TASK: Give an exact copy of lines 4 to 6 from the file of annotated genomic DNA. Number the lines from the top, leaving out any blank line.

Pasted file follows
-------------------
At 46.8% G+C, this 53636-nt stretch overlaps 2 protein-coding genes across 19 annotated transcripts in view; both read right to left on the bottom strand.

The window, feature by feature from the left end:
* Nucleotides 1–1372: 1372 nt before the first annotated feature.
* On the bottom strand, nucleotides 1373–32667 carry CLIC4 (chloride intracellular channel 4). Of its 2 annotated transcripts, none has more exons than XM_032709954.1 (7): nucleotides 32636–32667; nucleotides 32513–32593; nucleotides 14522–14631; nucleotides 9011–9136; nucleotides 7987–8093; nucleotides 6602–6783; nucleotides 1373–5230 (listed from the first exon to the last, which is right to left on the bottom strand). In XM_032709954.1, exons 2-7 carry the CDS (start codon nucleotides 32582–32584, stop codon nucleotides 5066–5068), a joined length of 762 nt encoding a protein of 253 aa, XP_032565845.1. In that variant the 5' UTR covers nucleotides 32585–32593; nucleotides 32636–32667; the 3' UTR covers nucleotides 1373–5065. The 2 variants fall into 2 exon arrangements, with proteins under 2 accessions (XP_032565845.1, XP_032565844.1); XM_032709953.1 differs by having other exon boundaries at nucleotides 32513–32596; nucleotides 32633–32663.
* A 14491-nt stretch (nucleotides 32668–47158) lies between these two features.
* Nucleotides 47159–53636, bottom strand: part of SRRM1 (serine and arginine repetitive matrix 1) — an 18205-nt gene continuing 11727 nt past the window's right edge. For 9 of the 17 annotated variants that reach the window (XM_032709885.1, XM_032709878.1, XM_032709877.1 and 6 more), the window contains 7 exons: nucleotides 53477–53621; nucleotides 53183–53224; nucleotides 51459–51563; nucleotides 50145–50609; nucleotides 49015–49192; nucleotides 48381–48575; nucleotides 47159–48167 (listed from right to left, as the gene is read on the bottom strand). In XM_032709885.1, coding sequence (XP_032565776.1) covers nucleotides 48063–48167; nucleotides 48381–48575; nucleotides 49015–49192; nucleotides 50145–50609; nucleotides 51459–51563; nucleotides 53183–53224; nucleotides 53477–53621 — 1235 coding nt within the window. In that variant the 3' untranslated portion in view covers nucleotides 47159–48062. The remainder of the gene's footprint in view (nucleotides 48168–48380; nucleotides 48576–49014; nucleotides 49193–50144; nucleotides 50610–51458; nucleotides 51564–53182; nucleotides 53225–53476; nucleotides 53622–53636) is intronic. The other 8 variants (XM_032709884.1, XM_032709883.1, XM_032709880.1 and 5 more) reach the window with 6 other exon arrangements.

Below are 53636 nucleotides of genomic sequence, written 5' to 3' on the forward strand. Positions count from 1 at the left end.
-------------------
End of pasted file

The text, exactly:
* On the bottom strand, nucleotides 1373–32667 carry CLIC4 (chloride intracellular channel 4). Of its 2 annotated transcripts, none has more exons than XM_032709954.1 (7): nucleotides 32636–32667; nucleotides 32513–32593; nucleotides 14522–14631; nucleotides 9011–9136; nucleotides 7987–8093; nucleotides 6602–6783; nucleotides 1373–5230 (listed from the first exon to the last, which is right to left on the bottom strand). In XM_032709954.1, exons 2-7 carry the CDS (start codon nucleotides 32582–32584, stop codon nucleotides 5066–5068), a joined length of 762 nt encoding a protein of 253 aa, XP_032565845.1. In that variant the 5' UTR covers nucleotides 32585–32593; nucleotides 32636–32667; the 3' UTR covers nucleotides 1373–5065. The 2 variants fall into 2 exon arrangements, with proteins under 2 accessions (XP_032565845.1, XP_032565844.1); XM_032709953.1 differs by having other exon boundaries at nucleotides 32513–32596; nucleotides 32633–32663.
* A 14491-nt stretch (nucleotides 32668–47158) lies between these two features.
* Nucleotides 47159–53636, bottom strand: part of SRRM1 (serine and arginine repetitive matrix 1) — an 18205-nt gene continuing 11727 nt past the window's right edge. For 9 of the 17 annotated variants that reach the window (XM_032709885.1, XM_032709878.1, XM_032709877.1 and 6 more), the window contains 7 exons: nucleotides 53477–53621; nucleotides 53183–53224; nucleotides 51459–51563; nucleotides 50145–50609; nucleotides 49015–49192; nucleotides 48381–48575; nucleotides 47159–48167 (listed from right to left, as the gene is read on the bottom strand). In XM_032709885.1, coding sequence (XP_032565776.1) covers nucleotides 48063–48167; nucleotides 48381–48575; nucleotides 49015–49192; nucleotides 50145–50609; nucleotides 51459–51563; nucleotides 53183–53224; nucleotides 53477–53621 — 1235 coding nt within the window. In that variant the 3' untranslated portion in view covers nucleotides 47159–48062. The remainder of the gene's footprint in view (nucleotides 48168–48380; nucleotides 48576–49014; nucleotides 49193–50144; nucleotides 50610–51458; nucleotides 51564–53182; nucleotides 53225–53476; nucleotides 53622–53636) is intronic. The other 8 variants (XM_032709884.1, XM_032709883.1, XM_032709880.1 and 5 more) reach the window with 6 other exon arrangements.